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kuyars

Duplicate Global Var?

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Hi, Im having some problems with my code. Im using the newly released sourceboost with boostC. It was compiling fine with the c2c-plus compiler before and I just made some minor changes.

 

It actually does say that BoostC compiled it successfully, but the linker says that there's a "Duplicate Global Var: " but nothing after the colon. I'm looking at my code and really cant see any instance of any possible global var. Any possible leads would be appreciated, thank you!

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You need to post some code that illustrates the problem and maybe notes how to reproduce it. Otherwise it's very difficult to say what may be wrong.

 

Regards,

Pavel

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Sure, thank you for the quick replies! I'll post my code below. Just a note, it's very messy and inefficient. Im just trying out new ideas and such. This is actually based on some code for a propeller clock that I found linked somewhere on this website. I'm just toying with it for now. Sorry for the mess.

 

It compiles fine, however, the linker seems to give that "Duplicate GLobal Var" error that I spoke of earlier. Thank you.

 

=======================================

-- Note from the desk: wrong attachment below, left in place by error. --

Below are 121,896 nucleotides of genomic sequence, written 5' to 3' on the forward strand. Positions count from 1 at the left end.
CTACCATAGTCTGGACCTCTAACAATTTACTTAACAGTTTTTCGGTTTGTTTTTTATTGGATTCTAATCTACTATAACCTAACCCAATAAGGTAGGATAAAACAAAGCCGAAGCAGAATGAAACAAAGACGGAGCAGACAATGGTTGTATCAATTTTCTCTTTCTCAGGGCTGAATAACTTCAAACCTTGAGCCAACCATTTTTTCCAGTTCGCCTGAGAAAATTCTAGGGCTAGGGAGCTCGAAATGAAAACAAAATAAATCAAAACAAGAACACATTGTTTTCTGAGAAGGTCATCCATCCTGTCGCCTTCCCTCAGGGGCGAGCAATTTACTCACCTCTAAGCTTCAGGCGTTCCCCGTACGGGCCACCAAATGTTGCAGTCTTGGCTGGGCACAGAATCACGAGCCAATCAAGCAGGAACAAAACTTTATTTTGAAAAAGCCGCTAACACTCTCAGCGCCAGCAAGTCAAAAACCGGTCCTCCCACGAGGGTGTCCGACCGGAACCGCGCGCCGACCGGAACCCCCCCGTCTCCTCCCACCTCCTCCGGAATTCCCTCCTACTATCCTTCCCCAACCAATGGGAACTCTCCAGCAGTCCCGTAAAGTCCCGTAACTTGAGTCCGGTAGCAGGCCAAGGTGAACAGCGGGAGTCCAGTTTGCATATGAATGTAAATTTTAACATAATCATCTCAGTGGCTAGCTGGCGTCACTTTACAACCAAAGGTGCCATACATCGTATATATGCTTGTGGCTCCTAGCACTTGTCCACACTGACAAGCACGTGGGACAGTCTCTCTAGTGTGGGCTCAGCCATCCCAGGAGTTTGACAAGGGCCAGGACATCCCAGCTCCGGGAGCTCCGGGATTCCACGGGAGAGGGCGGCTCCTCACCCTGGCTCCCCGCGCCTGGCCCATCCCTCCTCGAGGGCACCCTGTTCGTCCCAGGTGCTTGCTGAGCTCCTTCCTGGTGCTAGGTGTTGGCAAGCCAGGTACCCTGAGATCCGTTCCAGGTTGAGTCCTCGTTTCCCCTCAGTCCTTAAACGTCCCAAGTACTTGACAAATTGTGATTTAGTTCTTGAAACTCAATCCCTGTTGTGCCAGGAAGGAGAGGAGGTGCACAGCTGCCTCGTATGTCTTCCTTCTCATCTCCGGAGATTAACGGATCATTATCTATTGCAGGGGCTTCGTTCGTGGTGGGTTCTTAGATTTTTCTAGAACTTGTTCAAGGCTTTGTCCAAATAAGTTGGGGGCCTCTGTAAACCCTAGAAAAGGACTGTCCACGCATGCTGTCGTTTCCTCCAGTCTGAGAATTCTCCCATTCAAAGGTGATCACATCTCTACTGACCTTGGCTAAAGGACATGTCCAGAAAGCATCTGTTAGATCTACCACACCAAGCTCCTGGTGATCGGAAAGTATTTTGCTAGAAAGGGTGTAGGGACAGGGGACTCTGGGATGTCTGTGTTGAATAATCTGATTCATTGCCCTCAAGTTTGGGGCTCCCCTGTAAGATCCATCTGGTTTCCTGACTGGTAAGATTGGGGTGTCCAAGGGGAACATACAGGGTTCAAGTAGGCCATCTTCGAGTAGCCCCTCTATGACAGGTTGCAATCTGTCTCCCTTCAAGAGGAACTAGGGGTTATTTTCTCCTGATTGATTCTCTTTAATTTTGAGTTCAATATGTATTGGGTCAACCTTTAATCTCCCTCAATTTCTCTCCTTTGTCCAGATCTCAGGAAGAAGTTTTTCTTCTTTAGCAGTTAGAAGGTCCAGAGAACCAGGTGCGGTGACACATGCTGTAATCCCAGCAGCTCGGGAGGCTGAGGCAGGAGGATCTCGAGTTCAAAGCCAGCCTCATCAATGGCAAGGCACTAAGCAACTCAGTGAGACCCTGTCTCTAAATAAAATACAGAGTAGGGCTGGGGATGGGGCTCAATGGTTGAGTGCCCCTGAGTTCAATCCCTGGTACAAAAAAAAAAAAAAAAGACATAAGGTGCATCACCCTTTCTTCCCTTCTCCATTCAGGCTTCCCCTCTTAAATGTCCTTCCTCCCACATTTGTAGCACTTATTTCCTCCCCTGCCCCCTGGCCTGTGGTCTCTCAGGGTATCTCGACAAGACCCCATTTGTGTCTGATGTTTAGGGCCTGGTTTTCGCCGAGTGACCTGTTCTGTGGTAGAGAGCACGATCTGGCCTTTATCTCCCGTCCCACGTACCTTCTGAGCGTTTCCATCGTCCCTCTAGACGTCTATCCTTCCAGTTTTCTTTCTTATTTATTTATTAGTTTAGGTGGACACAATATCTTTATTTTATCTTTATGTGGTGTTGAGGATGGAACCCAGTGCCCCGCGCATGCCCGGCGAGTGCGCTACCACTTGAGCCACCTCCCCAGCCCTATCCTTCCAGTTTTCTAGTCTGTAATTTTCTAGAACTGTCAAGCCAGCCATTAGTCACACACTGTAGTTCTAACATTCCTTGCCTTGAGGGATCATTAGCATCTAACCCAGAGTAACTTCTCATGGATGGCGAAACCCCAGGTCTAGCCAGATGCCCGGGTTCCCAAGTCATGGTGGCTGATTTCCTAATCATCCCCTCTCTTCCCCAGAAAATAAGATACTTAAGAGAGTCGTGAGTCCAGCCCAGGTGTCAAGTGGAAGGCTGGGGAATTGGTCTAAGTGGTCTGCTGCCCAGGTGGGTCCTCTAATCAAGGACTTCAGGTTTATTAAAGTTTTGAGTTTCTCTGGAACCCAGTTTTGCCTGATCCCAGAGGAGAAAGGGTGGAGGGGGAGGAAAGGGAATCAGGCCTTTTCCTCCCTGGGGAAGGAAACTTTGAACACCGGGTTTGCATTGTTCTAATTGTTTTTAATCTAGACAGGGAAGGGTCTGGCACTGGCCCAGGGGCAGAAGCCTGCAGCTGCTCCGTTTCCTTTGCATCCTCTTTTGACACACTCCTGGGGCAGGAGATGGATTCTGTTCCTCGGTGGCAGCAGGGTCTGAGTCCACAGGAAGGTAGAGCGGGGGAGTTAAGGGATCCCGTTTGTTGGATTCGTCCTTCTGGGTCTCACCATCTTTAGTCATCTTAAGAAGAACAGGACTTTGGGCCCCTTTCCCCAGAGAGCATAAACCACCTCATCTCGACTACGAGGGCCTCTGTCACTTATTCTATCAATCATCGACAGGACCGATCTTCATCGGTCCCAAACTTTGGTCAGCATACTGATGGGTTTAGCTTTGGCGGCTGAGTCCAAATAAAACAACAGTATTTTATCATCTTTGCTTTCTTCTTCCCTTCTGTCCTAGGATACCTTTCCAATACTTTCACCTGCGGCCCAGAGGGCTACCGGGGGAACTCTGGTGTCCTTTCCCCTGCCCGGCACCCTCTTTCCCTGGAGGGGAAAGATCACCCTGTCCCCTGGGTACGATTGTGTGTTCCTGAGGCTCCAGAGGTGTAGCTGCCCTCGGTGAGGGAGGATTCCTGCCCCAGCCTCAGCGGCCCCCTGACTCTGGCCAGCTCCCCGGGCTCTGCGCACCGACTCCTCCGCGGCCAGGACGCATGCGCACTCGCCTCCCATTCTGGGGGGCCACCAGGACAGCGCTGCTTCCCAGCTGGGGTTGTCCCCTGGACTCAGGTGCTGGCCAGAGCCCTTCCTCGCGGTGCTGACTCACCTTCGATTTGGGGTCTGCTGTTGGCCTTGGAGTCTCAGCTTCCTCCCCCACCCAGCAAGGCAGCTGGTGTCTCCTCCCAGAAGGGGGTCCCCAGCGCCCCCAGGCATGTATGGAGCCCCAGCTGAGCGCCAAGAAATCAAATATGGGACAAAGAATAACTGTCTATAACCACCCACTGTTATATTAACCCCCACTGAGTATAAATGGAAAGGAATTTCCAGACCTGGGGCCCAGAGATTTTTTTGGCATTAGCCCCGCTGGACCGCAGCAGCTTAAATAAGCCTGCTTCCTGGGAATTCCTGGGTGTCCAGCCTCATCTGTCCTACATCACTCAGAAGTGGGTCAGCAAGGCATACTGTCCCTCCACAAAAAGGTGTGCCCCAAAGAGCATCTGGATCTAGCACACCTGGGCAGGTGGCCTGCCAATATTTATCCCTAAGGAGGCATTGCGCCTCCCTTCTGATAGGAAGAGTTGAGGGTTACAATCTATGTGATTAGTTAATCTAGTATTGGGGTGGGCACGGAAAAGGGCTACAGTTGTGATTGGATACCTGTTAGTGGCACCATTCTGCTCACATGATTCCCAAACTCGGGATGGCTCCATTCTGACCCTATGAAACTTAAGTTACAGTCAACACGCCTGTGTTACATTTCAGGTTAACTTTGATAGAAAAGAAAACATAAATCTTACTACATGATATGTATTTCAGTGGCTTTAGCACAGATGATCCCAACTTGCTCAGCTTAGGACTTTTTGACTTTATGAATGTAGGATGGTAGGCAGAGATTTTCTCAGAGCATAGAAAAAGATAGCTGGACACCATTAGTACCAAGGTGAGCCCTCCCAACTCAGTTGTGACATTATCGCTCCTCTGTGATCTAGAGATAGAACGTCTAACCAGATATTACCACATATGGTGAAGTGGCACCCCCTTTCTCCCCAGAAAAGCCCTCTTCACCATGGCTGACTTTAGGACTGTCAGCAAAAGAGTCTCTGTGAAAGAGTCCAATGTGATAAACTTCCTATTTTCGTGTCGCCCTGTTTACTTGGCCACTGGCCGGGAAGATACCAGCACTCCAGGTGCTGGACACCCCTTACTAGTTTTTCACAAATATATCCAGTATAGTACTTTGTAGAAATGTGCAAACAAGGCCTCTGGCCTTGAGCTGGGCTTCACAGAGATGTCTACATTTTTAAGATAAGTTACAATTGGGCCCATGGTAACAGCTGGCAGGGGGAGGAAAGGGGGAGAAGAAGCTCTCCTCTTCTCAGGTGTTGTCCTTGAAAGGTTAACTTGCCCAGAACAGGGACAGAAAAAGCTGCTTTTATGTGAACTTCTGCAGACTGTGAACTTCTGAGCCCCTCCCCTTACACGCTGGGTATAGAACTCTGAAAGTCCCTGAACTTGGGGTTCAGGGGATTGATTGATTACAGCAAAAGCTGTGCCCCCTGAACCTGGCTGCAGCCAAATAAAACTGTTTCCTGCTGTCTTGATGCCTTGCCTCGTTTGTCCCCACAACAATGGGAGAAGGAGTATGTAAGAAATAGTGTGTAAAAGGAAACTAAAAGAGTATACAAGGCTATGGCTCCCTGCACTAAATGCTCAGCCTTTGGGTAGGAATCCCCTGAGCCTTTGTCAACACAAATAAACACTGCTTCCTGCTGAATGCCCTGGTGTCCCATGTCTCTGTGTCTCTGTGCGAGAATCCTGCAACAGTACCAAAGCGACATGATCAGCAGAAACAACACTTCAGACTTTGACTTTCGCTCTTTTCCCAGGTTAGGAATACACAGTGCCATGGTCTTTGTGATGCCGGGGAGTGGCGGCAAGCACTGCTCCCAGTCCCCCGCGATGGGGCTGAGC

#include <system.h>
#include <boostc.h>

#define DELAY 47

void initialize();
void do_delay();
char parse_string(char);
void synchronize();
void outpu_letter();
void draw_border_line();
void display_scroll();
void display_fixed();

const char characters[]= 
{
0xFF,0xFF,0xFF,0xFF,0xFF,0xFF,    // ' ' 0
0xFF,0xDF,0xAB,0xAB,0xAB,0x87     // 'a' 1
};

const char *string = "        test string1        #";
//const char *string = "test string2";

void initialize()
{
   clear_bit(intcon,GIE);
   clear_wdt();
   set_bit(status, RP0);
   trisa = 0x10;
   trisb = 0x00;
   clear_bit(status, RP0);
   porta = 0x08;
   portb = 0xFF;
}

void do_delay()
{
   char count;
   
   for(count = 0; count < DELAY; count++)
   {
       nop();
   }
}

char parse_string(char index)
{

char *temp_string;

temp_string = string;

switch(temp_string[index])
{
 case ' ': 
	 return 0;
 case 'a':
	 return 1;
 case 'b':
	 return 2;
 case 'c':
	 return 3;
 case 'd':
	 return 4;
 case 'e': 
	 return 5;
 case 'f':
	 return 6;
 case 'g':
	 return 7;
 case 'h':
	 return 8;
 case 'i':
	 return 9;
 case 'j': 
	 return 10;
 case 'k':
	 return 11;
 case 'l':
	 return 12;
 case 'm':
	 return 13;
 case 'n':
	 return 14;
 case 'o': 
	 return 15;
 case 'p':
	 return 16;
 case 'q':
	 return 17;
 case 'r':
	 return 18;
 case 's':
	 return 19;
 case 't': 
	 return 20;
 case 'u':
	 return 21;
 case 'v':
	 return 22;
 case 'w':
	 return 23;
 case 'x':
	 return 24;
 case 'y': 
	 return 25;
 case 'z':
	 return 26;
 case '0':
	 return 27;
 case '1':
	 return 28;
 case '2':
	 return 29;
 case '3':
	 return 30;
 case '4':
	 return 31;
 case '5':
	 return 32;
 case '6':
	 return 33;
 case '7':
	 return 34;
 case '8':
	 return 35;
 case '9':
	 return 36;
 case '#':
	 return 255;
 default:
	 return 0;
}
return 0;
}

//Synchronize with the port A pin 4 which takes in the clock
//information from the AC voltage coming in
void synchronize()
{
char input;

while (!((porta>>3) & 0xFF));
   
   input = ((porta>>3) & 0xFF);
   
   while (input == ((porta>>3) & 0xFF)) 
   {
 //output_port_b(11111111b);
 portb = 0xFF;
}
}

void output_letter(char index)
{
   char fixed_index,count;
   
   fixed_index = index * 6;